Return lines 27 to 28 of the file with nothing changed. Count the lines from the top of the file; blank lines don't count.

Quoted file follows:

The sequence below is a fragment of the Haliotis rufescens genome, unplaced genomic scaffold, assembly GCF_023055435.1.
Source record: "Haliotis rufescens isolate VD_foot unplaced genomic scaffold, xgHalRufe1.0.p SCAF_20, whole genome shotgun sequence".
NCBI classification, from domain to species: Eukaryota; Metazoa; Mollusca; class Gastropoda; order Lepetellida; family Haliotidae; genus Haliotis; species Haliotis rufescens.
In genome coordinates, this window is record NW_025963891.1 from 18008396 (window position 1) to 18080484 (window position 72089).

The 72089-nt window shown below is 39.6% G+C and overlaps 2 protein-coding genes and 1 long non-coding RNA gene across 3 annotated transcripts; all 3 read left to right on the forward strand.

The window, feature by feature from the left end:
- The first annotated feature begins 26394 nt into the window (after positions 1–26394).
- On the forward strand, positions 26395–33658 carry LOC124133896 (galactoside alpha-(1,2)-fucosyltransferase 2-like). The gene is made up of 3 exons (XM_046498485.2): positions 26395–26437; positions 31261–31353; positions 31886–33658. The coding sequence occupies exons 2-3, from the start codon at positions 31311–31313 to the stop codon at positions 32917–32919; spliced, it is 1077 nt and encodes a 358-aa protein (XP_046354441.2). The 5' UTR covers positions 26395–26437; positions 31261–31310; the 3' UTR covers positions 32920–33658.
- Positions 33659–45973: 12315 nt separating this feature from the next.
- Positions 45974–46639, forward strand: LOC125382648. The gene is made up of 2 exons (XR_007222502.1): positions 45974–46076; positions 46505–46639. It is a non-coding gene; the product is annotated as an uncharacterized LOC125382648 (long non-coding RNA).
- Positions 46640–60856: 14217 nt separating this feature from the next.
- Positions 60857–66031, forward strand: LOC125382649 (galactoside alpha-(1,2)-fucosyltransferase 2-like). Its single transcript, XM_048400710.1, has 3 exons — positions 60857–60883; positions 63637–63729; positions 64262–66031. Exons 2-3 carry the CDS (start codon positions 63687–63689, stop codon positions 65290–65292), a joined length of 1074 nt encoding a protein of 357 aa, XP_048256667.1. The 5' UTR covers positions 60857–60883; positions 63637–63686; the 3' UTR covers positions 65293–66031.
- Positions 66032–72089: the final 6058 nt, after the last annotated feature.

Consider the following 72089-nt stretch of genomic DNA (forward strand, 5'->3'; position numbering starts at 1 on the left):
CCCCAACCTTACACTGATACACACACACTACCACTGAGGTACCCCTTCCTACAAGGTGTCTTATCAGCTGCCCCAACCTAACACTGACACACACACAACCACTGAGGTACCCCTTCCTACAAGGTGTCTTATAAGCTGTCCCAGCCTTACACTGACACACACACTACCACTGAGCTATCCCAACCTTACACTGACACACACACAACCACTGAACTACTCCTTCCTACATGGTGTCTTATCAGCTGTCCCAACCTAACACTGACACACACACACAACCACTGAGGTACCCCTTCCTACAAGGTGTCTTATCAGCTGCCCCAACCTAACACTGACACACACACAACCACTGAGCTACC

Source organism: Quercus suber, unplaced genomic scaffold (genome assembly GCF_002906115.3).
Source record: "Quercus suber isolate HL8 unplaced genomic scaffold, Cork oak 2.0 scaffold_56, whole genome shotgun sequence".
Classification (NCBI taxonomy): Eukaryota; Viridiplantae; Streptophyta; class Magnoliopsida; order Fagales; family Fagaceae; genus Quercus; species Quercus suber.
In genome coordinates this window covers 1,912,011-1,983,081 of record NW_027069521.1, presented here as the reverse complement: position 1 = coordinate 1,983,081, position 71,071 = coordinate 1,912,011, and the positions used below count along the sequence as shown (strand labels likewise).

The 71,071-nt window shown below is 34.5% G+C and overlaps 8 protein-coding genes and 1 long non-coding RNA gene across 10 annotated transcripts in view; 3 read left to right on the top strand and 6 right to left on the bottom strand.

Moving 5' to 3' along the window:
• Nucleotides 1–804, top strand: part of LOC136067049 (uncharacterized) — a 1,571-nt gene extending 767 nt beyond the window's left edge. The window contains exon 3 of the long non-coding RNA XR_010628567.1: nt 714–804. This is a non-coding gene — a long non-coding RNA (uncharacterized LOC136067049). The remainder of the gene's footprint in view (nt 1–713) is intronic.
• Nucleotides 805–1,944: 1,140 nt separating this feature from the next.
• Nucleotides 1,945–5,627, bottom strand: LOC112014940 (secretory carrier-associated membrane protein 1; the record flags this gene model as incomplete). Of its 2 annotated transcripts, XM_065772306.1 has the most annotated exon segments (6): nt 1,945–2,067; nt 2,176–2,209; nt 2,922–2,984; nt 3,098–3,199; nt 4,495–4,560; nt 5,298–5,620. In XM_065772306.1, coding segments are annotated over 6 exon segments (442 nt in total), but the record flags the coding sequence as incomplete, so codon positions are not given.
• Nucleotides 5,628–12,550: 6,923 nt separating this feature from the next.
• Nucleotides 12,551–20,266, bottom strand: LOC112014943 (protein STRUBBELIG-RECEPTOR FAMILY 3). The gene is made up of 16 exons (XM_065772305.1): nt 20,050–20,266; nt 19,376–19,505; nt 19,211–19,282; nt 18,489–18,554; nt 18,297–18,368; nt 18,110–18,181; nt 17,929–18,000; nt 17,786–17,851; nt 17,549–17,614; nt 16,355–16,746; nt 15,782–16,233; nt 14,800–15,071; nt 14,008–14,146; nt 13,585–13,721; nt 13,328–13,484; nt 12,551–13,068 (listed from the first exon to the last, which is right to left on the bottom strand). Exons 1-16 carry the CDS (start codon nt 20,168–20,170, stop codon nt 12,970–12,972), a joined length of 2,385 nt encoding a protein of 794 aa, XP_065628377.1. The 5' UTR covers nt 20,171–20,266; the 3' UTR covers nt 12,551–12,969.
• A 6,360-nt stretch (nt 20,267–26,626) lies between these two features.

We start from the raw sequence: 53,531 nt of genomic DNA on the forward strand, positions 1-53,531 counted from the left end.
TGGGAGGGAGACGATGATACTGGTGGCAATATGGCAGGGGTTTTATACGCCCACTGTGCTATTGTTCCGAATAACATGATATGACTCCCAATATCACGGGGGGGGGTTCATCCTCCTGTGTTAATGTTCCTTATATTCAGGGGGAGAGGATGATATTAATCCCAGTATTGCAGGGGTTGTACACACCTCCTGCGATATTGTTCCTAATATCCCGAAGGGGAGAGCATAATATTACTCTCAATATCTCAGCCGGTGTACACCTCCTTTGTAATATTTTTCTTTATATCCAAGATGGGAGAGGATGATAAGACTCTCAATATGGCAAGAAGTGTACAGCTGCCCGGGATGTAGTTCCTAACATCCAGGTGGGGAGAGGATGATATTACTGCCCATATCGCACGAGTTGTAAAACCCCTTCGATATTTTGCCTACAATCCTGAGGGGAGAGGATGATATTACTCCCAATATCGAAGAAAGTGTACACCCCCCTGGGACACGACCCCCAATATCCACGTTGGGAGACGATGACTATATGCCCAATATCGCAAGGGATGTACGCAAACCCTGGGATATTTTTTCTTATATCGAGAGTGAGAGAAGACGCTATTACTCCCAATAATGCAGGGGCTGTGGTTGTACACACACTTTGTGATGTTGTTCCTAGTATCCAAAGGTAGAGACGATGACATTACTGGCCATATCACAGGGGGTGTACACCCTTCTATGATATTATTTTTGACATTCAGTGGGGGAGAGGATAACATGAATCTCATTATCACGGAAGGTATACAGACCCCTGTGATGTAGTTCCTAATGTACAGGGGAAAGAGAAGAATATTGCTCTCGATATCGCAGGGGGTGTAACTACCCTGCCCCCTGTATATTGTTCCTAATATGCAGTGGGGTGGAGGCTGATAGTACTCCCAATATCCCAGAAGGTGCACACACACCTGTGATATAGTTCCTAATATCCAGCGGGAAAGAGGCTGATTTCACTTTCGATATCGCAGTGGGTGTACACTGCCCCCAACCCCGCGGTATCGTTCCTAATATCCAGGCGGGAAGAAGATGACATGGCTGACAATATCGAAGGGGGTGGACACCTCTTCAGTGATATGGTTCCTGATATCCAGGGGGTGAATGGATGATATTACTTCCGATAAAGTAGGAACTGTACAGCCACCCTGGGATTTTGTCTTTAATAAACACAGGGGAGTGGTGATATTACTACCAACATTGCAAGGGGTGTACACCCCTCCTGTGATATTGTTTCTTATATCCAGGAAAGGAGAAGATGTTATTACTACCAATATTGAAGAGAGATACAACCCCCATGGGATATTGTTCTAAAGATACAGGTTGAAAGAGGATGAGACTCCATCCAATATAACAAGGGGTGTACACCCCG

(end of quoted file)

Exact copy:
• A 6,360-nt stretch (nt 20,267–26,626) lies between these two features.

We start from the raw sequence: 53,531 nt of genomic DNA on the forward strand, positions 1-53,531 counted from the left end.